Computer method 'spots art fakes' (BBC News)


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Computer method 'spots art fakes'

The method spots imitations of works by Pieter Bruegel the Elder

A simple method to distinguish artistic fakes and imitations has been demonstrated by researchers.

The approach, known as "sparse coding", builds a virtual library of an artist's works and breaks them down into the simplest possible visual elements.

Verifiable works by that artist can be rebuilt using varying proportions of those simple elements, while imitators' works cannot.

The work is reported in Proceedings of the National Academy of Sciences.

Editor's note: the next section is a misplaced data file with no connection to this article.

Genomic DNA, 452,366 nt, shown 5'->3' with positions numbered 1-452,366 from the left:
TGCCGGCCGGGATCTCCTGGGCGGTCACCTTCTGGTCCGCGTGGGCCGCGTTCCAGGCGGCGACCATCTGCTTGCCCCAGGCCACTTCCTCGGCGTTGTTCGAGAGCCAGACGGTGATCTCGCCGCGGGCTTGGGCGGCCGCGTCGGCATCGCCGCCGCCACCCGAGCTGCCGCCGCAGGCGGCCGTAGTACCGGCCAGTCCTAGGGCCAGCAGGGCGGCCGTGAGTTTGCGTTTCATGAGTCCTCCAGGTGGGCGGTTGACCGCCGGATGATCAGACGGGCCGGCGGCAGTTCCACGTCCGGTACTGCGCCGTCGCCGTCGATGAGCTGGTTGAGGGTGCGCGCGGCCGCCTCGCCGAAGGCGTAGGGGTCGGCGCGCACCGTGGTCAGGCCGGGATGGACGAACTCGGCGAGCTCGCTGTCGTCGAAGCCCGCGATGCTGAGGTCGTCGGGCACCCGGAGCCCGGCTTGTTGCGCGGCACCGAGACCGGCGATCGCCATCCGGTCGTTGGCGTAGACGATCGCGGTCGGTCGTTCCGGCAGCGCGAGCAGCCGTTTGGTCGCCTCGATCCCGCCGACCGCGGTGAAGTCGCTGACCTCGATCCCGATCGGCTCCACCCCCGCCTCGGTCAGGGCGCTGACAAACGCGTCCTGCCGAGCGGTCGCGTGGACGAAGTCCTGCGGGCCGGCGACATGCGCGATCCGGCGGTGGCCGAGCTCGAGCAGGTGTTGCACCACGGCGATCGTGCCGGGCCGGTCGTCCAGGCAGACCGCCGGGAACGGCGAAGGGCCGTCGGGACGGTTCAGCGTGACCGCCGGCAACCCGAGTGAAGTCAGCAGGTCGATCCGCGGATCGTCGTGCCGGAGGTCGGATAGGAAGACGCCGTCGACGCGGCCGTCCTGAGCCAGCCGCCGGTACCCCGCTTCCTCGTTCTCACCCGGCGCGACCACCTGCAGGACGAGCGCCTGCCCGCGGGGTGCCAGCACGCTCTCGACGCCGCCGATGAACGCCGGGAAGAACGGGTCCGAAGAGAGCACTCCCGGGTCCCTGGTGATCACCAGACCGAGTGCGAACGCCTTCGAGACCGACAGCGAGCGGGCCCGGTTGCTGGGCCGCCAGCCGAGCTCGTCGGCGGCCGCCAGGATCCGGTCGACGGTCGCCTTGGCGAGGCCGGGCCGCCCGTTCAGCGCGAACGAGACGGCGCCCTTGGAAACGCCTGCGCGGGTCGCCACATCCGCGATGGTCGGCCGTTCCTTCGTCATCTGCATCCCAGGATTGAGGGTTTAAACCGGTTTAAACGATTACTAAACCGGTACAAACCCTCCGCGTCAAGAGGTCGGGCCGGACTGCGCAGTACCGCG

The mathematical analysis of artworks is a relatively new discipline, which gained worldwide attention when it emerged in 1999 that Jackson Pollock's "drip paintings" could be cast in the mathematics of fractals - patterns that repeat at ever-smaller scales.

However, the claim that a fractal analysis could be used to identify Pollock-like paintings of unknown provenance remains a subject of some controversy.

Sparse richness

Since that time, a number of approaches to identify the origins of artworks have been attempted, yielding varying degrees of certainty in the results.

Now, Daniel Rockmore of Dartmouth College in the US and his colleagues have shown a straightforward method known as sparse coding that, so far, appears to be significantly more accurate than previous attempts.


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Ο λόγος είναι μεγάλη ανάγκη της ψυχής. (Γιώργος Ιωάννου)


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